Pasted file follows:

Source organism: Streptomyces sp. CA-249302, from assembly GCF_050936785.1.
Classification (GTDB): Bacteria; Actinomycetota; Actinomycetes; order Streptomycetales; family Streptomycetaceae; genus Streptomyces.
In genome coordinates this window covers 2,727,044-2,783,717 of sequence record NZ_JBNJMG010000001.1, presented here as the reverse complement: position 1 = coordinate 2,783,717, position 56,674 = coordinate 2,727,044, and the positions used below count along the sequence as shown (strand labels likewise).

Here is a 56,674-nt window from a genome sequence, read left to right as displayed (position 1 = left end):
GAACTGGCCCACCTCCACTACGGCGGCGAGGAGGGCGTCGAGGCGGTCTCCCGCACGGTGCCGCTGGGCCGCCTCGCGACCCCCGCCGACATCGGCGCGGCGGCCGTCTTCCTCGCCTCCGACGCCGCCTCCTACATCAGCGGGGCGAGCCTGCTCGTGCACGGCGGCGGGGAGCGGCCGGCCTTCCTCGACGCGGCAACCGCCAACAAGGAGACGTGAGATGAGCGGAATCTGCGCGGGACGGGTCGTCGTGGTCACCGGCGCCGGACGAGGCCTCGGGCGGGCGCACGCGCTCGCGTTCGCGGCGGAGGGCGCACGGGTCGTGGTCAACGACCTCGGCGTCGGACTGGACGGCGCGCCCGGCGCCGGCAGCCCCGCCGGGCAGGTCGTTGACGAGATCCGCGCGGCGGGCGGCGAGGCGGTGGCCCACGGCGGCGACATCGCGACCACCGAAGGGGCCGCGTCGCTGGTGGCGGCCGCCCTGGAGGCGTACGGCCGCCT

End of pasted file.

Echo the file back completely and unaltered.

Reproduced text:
Source organism: Streptomyces sp. CA-249302, from assembly GCF_050936785.1.
Classification (GTDB): Bacteria; Actinomycetota; Actinomycetes; order Streptomycetales; family Streptomycetaceae; genus Streptomyces.
In genome coordinates this window covers 2,727,044-2,783,717 of sequence record NZ_JBNJMG010000001.1, presented here as the reverse complement: position 1 = coordinate 2,783,717, position 56,674 = coordinate 2,727,044, and the positions used below count along the sequence as shown (strand labels likewise).

Here is a 56,674-nt window from a genome sequence, read left to right as displayed (position 1 = left end):
GAACTGGCCCACCTCCACTACGGCGGCGAGGAGGGCGTCGAGGCGGTCTCCCGCACGGTGCCGCTGGGCCGCCTCGCGACCCCCGCCGACATCGGCGCGGCGGCCGTCTTCCTCGCCTCCGACGCCGCCTCCTACATCAGCGGGGCGAGCCTGCTCGTGCACGGCGGCGGGGAGCGGCCGGCCTTCCTCGACGCGGCAACCGCCAACAAGGAGACGTGAGATGAGCGGAATCTGCGCGGGACGGGTCGTCGTGGTCACCGGCGCCGGACGAGGCCTCGGGCGGGCGCACGCGCTCGCGTTCGCGGCGGAGGGCGCACGGGTCGTGGTCAACGACCTCGGCGTCGGACTGGACGGCGCGCCCGGCGCCGGCAGCCCCGCCGGGCAGGTCGTTGACGAGATCCGCGCGGCGGGCGGCGAGGCGGTGGCCCACGGCGGCGACATCGCGACCACCGAAGGGGCCGCGTCGCTGGTGGCGGCCGCCCTGGAGGCGTACGGCCGCCT